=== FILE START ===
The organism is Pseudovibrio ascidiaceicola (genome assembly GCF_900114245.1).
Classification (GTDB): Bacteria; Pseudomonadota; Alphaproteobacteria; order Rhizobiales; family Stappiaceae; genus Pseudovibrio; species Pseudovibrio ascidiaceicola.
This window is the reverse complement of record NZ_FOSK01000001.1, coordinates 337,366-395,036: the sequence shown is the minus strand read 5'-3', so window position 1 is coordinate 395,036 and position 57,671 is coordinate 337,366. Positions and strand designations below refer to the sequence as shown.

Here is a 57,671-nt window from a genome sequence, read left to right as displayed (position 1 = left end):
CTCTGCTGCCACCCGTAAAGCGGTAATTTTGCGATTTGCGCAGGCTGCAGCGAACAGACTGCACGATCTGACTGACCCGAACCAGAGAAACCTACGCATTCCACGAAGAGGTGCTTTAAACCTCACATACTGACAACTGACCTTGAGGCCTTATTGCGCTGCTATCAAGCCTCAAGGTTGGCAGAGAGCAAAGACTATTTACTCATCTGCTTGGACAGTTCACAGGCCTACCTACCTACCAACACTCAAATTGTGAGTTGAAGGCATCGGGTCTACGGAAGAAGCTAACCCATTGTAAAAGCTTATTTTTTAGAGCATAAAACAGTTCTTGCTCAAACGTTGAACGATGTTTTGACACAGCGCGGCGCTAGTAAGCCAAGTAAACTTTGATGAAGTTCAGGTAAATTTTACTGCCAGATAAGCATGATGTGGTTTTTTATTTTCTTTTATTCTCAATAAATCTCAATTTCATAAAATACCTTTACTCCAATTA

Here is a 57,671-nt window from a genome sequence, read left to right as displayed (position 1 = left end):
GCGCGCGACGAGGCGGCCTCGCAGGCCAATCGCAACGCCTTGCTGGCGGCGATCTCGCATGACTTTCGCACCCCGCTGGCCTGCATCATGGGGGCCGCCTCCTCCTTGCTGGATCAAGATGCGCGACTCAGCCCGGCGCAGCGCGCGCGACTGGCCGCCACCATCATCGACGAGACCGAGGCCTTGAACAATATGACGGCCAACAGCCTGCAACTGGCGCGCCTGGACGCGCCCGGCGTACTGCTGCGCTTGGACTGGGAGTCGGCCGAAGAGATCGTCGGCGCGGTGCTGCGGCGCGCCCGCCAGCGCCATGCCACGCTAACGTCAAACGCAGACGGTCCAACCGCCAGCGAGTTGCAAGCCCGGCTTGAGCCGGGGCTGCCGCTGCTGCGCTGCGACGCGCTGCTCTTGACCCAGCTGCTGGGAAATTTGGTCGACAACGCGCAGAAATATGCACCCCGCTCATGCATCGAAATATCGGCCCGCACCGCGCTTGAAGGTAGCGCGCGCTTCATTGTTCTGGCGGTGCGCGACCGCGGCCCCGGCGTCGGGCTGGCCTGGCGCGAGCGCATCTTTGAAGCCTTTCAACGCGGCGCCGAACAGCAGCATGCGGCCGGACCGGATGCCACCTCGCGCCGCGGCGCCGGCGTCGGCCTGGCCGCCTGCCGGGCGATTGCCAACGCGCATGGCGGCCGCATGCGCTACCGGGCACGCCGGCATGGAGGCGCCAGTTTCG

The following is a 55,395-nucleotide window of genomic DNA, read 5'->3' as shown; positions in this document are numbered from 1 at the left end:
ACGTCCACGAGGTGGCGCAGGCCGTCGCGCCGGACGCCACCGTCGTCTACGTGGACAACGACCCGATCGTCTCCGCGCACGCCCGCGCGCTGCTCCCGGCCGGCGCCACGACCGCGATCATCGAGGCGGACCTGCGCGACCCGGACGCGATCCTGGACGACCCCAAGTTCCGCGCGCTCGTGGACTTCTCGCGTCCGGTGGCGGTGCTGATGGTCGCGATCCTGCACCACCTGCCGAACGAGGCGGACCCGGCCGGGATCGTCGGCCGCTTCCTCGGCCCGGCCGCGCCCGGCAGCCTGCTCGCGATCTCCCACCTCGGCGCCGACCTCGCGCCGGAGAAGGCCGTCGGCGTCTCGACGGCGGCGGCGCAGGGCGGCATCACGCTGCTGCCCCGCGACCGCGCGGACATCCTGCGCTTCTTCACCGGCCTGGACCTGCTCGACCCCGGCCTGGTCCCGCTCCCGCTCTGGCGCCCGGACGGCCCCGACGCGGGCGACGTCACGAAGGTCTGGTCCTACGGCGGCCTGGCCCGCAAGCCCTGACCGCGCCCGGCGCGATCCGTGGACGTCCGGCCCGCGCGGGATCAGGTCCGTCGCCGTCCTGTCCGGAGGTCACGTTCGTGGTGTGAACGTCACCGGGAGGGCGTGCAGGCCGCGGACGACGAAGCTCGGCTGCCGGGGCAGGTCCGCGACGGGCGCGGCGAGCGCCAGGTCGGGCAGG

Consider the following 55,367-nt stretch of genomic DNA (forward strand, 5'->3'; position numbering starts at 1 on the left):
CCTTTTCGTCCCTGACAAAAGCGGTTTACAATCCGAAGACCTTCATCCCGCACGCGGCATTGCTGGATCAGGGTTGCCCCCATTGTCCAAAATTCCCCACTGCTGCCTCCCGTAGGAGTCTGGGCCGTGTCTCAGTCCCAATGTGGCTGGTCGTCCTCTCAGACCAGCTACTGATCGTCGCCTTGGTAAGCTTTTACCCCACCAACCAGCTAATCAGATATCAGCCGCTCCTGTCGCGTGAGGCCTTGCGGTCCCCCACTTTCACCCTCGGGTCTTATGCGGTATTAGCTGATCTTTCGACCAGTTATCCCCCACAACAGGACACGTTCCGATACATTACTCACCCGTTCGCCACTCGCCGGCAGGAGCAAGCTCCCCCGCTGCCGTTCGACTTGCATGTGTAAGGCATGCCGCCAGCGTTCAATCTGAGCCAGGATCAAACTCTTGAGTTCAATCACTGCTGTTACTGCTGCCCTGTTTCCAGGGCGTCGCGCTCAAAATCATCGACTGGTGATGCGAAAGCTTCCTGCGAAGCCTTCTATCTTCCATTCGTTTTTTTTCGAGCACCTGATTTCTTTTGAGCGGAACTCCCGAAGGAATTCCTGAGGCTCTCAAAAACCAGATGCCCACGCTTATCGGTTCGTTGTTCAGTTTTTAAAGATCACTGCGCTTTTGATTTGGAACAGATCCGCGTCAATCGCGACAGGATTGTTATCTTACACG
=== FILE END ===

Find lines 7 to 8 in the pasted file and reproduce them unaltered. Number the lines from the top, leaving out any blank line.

GCGCGCGACGAGGCGGCCTCGCAGGCCAATCGCAACGCCTTGCTGGCGGCGATCTCGCATGACTTTCGCACCCCGCTGGCCTGCATCATGGGGGCCGCCTCCTCCTTGCTGGATCAAGATGCGCGACTCAGCCCGGCGCAGCGCGCGCGACTGGCCGCCACCATCATCGACGAGACCGAGGCCTTGAACAATATGACGGCCAACAGCCTGCAACTGGCGCGCCTGGACGCGCCCGGCGTACTGCTGCGCTTGGACTGGGAGTCGGCCGAAGAGATCGTCGGCGCGGTGCTGCGGCGCGCCCGCCAGCGCCATGCCACGCTAACGTCAAACGCAGACGGTCCAACCGCCAGCGAGTTGCAAGCCCGGCTTGAGCCGGGGCTGCCGCTGCTGCGCTGCGACGCGCTGCTCTTGACCCAGCTGCTGGGAAATTTGGTCGACAACGCGCAGAAATATGCACCCCGCTCATGCATCGAAATATCGGCCCGCACCGCGCTTGAAGGTAGCGCGCGCTTCATTGTTCTGGCGGTGCGCGACCGCGGCCCCGGCGTCGGGCTGGCCTGGCGCGAGCGCATCTTTGAAGCCTTTCAACGCGGCGCCGAACAGCAGCATGCGGCCGGACCGGATGCCACCTCGCGCCGCGGCGCCGGCGTCGGCCTGGCCGCCTGCCGGGCGATTGCCAACGCGCATGGCGGCCGCATGCGCTACCGGGCACGCCGGCATGGAGGCGCCAGTTTCG

The following is a 55,395-nucleotide window of genomic DNA, read 5'->3' as shown; positions in this document are numbered from 1 at the left end: